Back Braces-Should I or Shouldn’t I?
I was recently asked by a physician patient about the use of back braces. She wanted to know whether I thought their use was indicated, and noted that in her experience a lot of people depend on the back brace to provide support to their lower backs throughout their day at home and at work and at play.
It’s a great question, and like most questions about the back there aren’t any simple answers but I’ll give it my best shot!
In my professional opinion the use of a back brace is best reserved for when patients are in the acute phase of an injury and have severe pain that impairs their ability to do basic activities of daily living without the use of the brace. Translate that to mean for a short time and under certain conditions.
The problem I have seen in my 34 years of practice is that people begin to depend on the back brace to provide the basic stability that should be provided by the deep muscles of the spine, especially the small multifidus muscle groups. This dependency on back braces further complicates the stability of the spine as it encourages a condition called ‘disuse atrophy’ where the multifidus muscles, instead of doing the job they were designed to do, go ‘off-line’ and stop working; fat tissue infiltrates the muscles, and suddenly they are no longer providing the stability that the lumbar spine needs.
Let’s go over the basic arguments for and against!
Here is a list of the “PRO” back brace reasons:
1. Braces used immediately after low back surgery may be helpful for spine stabilization.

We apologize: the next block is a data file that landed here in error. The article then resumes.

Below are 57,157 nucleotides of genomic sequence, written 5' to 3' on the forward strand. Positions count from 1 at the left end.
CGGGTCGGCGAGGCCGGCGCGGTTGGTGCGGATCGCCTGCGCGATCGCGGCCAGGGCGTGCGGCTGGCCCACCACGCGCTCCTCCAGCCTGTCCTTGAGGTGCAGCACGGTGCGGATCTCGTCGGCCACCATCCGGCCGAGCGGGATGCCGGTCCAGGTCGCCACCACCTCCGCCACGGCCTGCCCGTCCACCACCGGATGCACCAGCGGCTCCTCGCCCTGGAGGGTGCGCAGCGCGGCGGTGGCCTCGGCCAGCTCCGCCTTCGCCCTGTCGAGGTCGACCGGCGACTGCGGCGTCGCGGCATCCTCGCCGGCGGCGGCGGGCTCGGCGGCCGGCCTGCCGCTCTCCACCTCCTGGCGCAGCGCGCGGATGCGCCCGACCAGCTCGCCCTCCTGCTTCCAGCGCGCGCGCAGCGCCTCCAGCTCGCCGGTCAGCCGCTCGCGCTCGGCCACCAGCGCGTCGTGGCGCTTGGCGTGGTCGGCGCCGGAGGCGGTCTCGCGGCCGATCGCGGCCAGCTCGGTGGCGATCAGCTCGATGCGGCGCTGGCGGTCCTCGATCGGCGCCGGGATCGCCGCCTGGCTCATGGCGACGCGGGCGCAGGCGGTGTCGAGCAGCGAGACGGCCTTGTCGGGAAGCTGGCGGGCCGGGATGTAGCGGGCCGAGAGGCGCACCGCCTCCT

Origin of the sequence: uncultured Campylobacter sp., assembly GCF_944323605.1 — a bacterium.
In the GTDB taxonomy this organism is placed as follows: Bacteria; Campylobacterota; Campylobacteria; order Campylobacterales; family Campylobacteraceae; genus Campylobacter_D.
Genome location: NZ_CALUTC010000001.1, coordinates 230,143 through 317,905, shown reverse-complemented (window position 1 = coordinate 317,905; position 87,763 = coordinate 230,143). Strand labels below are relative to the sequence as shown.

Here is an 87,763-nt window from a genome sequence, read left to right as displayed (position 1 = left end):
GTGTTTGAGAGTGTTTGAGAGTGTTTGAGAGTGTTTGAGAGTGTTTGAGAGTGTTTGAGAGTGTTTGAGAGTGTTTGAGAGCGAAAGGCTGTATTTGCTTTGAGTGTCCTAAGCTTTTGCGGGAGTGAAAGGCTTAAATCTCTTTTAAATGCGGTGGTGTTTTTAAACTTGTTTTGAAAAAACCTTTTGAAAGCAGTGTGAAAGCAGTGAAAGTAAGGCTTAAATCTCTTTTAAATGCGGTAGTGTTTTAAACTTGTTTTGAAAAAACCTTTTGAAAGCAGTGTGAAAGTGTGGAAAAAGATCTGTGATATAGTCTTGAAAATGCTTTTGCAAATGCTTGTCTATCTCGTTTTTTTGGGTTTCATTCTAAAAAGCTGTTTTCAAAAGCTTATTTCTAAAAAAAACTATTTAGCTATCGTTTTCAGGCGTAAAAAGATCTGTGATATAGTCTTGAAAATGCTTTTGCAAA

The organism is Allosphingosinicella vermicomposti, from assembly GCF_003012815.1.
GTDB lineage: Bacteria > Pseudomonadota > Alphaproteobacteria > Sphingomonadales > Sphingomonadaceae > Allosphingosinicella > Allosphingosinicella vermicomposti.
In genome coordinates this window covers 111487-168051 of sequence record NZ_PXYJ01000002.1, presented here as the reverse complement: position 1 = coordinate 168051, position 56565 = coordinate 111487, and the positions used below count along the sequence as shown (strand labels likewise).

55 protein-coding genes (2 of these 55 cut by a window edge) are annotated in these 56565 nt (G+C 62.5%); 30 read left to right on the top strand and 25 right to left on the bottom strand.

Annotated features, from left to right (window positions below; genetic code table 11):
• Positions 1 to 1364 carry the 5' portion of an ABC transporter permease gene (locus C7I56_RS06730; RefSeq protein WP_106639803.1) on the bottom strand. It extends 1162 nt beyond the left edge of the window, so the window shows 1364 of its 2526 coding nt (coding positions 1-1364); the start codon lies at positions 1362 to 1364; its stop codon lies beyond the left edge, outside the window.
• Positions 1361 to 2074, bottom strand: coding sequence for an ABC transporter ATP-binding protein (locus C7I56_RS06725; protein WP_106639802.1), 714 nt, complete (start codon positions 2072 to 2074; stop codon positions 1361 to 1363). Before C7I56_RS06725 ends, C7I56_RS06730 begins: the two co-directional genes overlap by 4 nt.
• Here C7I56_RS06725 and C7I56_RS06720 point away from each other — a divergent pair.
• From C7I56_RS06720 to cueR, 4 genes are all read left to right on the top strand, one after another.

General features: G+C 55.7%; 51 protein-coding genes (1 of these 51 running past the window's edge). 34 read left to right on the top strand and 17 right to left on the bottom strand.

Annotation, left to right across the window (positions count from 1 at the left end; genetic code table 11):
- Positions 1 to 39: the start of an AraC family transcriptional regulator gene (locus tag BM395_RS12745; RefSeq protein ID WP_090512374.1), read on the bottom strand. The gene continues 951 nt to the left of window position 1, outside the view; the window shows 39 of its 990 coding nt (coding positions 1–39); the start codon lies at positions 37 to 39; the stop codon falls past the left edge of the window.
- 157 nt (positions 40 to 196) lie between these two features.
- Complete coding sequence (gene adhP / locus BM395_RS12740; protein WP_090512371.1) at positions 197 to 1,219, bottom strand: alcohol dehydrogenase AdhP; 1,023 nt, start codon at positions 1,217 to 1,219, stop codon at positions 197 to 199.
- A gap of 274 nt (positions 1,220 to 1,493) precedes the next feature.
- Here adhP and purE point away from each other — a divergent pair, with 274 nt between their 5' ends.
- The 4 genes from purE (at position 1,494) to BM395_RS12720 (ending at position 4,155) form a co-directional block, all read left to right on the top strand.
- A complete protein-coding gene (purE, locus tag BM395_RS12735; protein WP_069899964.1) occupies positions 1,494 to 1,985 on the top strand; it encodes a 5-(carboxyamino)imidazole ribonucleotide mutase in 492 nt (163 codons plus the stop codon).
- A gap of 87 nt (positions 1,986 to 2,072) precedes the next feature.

2. Lumbar support braces (the back braces that you can buy at the pharmacy or sporting goods store) can be helpful after an initial low back injury by limiting movement of the spine in the low back area. The limited movement can allow some back injuries to heal by relieving excessive demand placed on the specific joints of that spinal area.
3. Some users of back braces report that the braces support their abdomen, improve their posture and take some of the load off of their lower back.
4. Back braces can make transitional movements (such as from a sitting to a standing position) more comfortable during an episode of acute severe back pain.
5. If you have a labor-intensive job that places stress on your lower back, a back brace may help you when you first return to work after a back injury by avoiding too much strain on your spine.
Here is a list of the “CON” back brace reasons:
1. The use of back braces long-term may result in atrophy of some muscles that support the spine through lack of use. In other words, the muscles and ligaments that do not have to work due to the support of the brace will weaken.
2. When you wear a lumbar support brace, the demand removed from one area of your back may be transmitted to another area nearby, and result in either pain or later injury.
3. Since muscles and ligaments weaken over time with the use of a back brace, the spine becomes vulnerable when the brace is not being worn. The spine then is at a higher risk of injury than it would have been had the brace not been used.
Specializing in the treatment of chronic and severe back pain has led me to the belief that the more we can do to strengthen the stabilizing muscles of the spine the greater the likelihood that we will obtain the best long term outcomes for our patients. In the end that is what really counts…not just making the immediate pain go away, but do everything possible to prevent it from coming back. To this end I believe in the judicious use of back braces and make that decision on a case by case basis.
Getting to the cause of the problem and finding the optimum solution is the ideal approach.
Hope that helps! Don’t hesitate to contact me personally if you have additional questions.
Dr. Jeffrey K. Tunick